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PURE LEUCINE MORE ANABOLIC THAN FOOD!

Brian Turner

Posted on October 23 2018

By Steve Blechman

 

NEW STUDY! 

 Wow! A new Japanese study published on October 18, 2018 in the Journal Nutrients found that taking leucine supplements alone may be better for muscle protein synthesis and more anabolic than leucine from food! Japanese researchers found that blood levels of leucine was higher from pure free leucine taken alone compared to the same amount of leucine in a meal. Increase in muscle protein synthesis is dependant on leucine concentration. Research has shown that leucine stimulates the anabolic effect of muscle protein on its own (Wilkinson et al J.Physiol.2013.) The Nutrients study showed that, “based on these findings, it is presumed that compared to the intake of protein alone or free amino acids alone, the intake of dietary protein from mixed meals may result in a lower maximum plasma leucine concentration. However, no study to date has investigated the changes in amino acid concentrations after the ingestion of mixed meals in comparison to those after the intake of a similar amount of free amino acids.”

 In a randomized crossover study ten healthy, young Japanese men underwent tests under different conditions. 2 grams of leucine alone, a mixed meal with 2.15 grams of leucine without any additional leucine supplementation; 2 grams of leucine right after a meal; and the final serving consisted of 2 grams of leucine, 180 minutes after a meal.

 According to the study, the conclusion was, “based on the aforementioned discussions, the intake of free leucine alone markedly increased the plasma leucine concentration. However, the increase in leucine concentration after the intake of a mixed meal containing the same amount of leucine was significantly less than that of free leucine intake alone. Moreover, when free leucine was ingested after a mixed meal with the purpose of increasing the plasma leucine concentration, the maximum plasma concentration was attenuated when it was ingested immediately after the mixed meal, despite the fact that the total leucine content was doubled. These results suggest that when free amino acids ingested with the purpose of increasing plasma amino acid concentrations, the timing in relation to the mixed meal intake needs to be considered.”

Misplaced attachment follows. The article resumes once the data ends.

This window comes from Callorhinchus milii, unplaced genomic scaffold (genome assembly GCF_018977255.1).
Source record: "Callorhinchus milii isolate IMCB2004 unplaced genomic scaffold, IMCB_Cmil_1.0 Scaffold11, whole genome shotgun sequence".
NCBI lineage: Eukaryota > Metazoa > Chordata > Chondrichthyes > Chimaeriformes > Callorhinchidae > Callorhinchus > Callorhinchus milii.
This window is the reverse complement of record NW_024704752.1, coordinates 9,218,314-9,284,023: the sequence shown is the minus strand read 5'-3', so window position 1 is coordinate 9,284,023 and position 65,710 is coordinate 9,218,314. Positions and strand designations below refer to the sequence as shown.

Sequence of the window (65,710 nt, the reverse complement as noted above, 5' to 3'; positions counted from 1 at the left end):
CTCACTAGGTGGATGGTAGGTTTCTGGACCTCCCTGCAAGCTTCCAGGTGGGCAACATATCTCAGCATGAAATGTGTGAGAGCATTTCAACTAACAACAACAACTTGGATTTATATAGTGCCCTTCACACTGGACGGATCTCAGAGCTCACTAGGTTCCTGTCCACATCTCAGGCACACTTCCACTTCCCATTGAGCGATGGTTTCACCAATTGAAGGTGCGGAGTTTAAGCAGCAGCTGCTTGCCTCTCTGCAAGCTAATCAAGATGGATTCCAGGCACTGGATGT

As per my last article, for best results to use as an anabolic trigger, take 5 grams of leucine (on an empty stomach) 30 minutes before a post-workout meal, or   protein shake. A meta-analysis (Nutrition, 2017) that combined the results of seven studies showed that BCAA supplements are best taken after exercise, not before, or during exercise (intra-workout).

 Leucine, not branched-chain amino acids (BCAAs), is the most important chemical that turns on the mTOR pathway, so it is likely that consuming leucine after exercise would be more effective (and cheaper) than consuming BCAAs. The BCAAs share the same active transport system into cells and muscle cells. Indeed, isoleucine and valine have been shown to inhibit absorption of leucine (Nutrition, 2017; Biochem J, 1966; Int J of Sp Nutr & Exer Metab, 2018). This new study further confirms my position on taking leucine by itself (found in AML PostWorkout®) on an empty stomach for maximizing muscle protein synthesis!

 

References:

Nutrients 2018, 10(10), 1543; https://doi.org/10.3390/nu10101543 Effect of Mixed Meal and Leucine Intake on Plasma Amino Acid Concentrations in Young Men N. Yoshii at al

Rahimi MH, Shab-Bidar S et al. Branched-chain amino acid supplementation and exercise-induced muscle damage in exercise recovery: A meta-analysis of randomized clinical trials. Nutrition 2017.

ISSN exercise & sports nutrition review update: research & recommendations. Chad M. Kerksick Colin D. Wilborn, Michael D.

Roberts, et al. Journal of the International Society of Sports Nutrition 2018 15:38 https://doi.org/10.1186/s12970-018-0242-y 1 June 2018

Szmelcman S, Guggenheim K. Interference between leucine, isoleucine and valine during intestinal absorption. Biochemical Journal 1966;100(1):7-11.

Wilkinson, D.J et al. Effects of leucine and its metabolite beta-hydroxy-beta-methylbutyrateonhumanskeletalmuscleproteinmetabolism.J.Physiol.2013,591,2911–2923.